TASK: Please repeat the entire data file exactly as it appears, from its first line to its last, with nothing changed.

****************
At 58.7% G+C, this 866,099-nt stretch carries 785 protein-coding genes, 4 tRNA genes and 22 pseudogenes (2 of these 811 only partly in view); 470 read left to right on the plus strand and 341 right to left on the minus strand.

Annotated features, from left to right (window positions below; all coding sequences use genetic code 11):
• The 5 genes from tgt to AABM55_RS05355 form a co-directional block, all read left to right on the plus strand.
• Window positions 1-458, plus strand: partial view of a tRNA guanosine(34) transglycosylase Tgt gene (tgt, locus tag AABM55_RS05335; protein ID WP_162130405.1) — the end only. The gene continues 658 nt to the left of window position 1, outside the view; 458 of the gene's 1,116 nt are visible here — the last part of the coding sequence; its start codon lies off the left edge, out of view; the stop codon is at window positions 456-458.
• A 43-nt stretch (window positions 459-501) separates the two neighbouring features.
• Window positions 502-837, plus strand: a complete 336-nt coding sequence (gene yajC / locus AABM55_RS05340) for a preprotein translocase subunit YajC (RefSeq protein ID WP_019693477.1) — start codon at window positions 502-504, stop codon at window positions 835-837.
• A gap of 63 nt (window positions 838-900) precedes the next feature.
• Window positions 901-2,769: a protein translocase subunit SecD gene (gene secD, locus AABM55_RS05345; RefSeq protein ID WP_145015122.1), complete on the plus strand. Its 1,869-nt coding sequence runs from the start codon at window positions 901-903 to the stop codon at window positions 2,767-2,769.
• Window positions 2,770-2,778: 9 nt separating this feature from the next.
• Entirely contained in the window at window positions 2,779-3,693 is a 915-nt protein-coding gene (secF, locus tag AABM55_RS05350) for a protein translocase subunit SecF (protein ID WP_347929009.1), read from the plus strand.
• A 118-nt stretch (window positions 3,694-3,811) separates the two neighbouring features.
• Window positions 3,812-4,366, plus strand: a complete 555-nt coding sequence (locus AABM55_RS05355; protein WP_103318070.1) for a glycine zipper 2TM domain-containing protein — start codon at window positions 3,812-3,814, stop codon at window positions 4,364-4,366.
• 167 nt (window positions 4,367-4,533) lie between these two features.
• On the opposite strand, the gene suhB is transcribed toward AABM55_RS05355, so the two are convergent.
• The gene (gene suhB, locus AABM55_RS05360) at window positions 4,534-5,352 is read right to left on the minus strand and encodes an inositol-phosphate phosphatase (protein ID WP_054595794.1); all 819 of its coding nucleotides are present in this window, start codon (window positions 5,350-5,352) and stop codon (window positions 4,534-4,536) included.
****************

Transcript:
At 58.7% G+C, this 866,099-nt stretch carries 785 protein-coding genes, 4 tRNA genes and 22 pseudogenes (2 of these 811 only partly in view); 470 read left to right on the plus strand and 341 right to left on the minus strand.

Annotated features, from left to right (window positions below; all coding sequences use genetic code 11):
• The 5 genes from tgt to AABM55_RS05355 form a co-directional block, all read left to right on the plus strand.
• Window positions 1-458, plus strand: partial view of a tRNA guanosine(34) transglycosylase Tgt gene (tgt, locus tag AABM55_RS05335; protein ID WP_162130405.1) — the end only. The gene continues 658 nt to the left of window position 1, outside the view; 458 of the gene's 1,116 nt are visible here — the last part of the coding sequence; its start codon lies off the left edge, out of view; the stop codon is at window positions 456-458.
• A 43-nt stretch (window positions 459-501) separates the two neighbouring features.
• Window positions 502-837, plus strand: a complete 336-nt coding sequence (gene yajC / locus AABM55_RS05340) for a preprotein translocase subunit YajC (RefSeq protein ID WP_019693477.1) — start codon at window positions 502-504, stop codon at window positions 835-837.
• A gap of 63 nt (window positions 838-900) precedes the next feature.
• Window positions 901-2,769: a protein translocase subunit SecD gene (gene secD, locus AABM55_RS05345; RefSeq protein ID WP_145015122.1), complete on the plus strand. Its 1,869-nt coding sequence runs from the start codon at window positions 901-903 to the stop codon at window positions 2,767-2,769.
• Window positions 2,770-2,778: 9 nt separating this feature from the next.
• Entirely contained in the window at window positions 2,779-3,693 is a 915-nt protein-coding gene (secF, locus tag AABM55_RS05350) for a protein translocase subunit SecF (protein ID WP_347929009.1), read from the plus strand.
• A 118-nt stretch (window positions 3,694-3,811) separates the two neighbouring features.
• Window positions 3,812-4,366, plus strand: a complete 555-nt coding sequence (locus AABM55_RS05355; protein WP_103318070.1) for a glycine zipper 2TM domain-containing protein — start codon at window positions 3,812-3,814, stop codon at window positions 4,364-4,366.
• 167 nt (window positions 4,367-4,533) lie between these two features.
• On the opposite strand, the gene suhB is transcribed toward AABM55_RS05355, so the two are convergent.
• The gene (gene suhB, locus AABM55_RS05360) at window positions 4,534-5,352 is read right to left on the minus strand and encodes an inositol-phosphate phosphatase (protein ID WP_054595794.1); all 819 of its coding nucleotides are present in this window, start codon (window positions 5,350-5,352) and stop codon (window positions 4,534-4,536) included.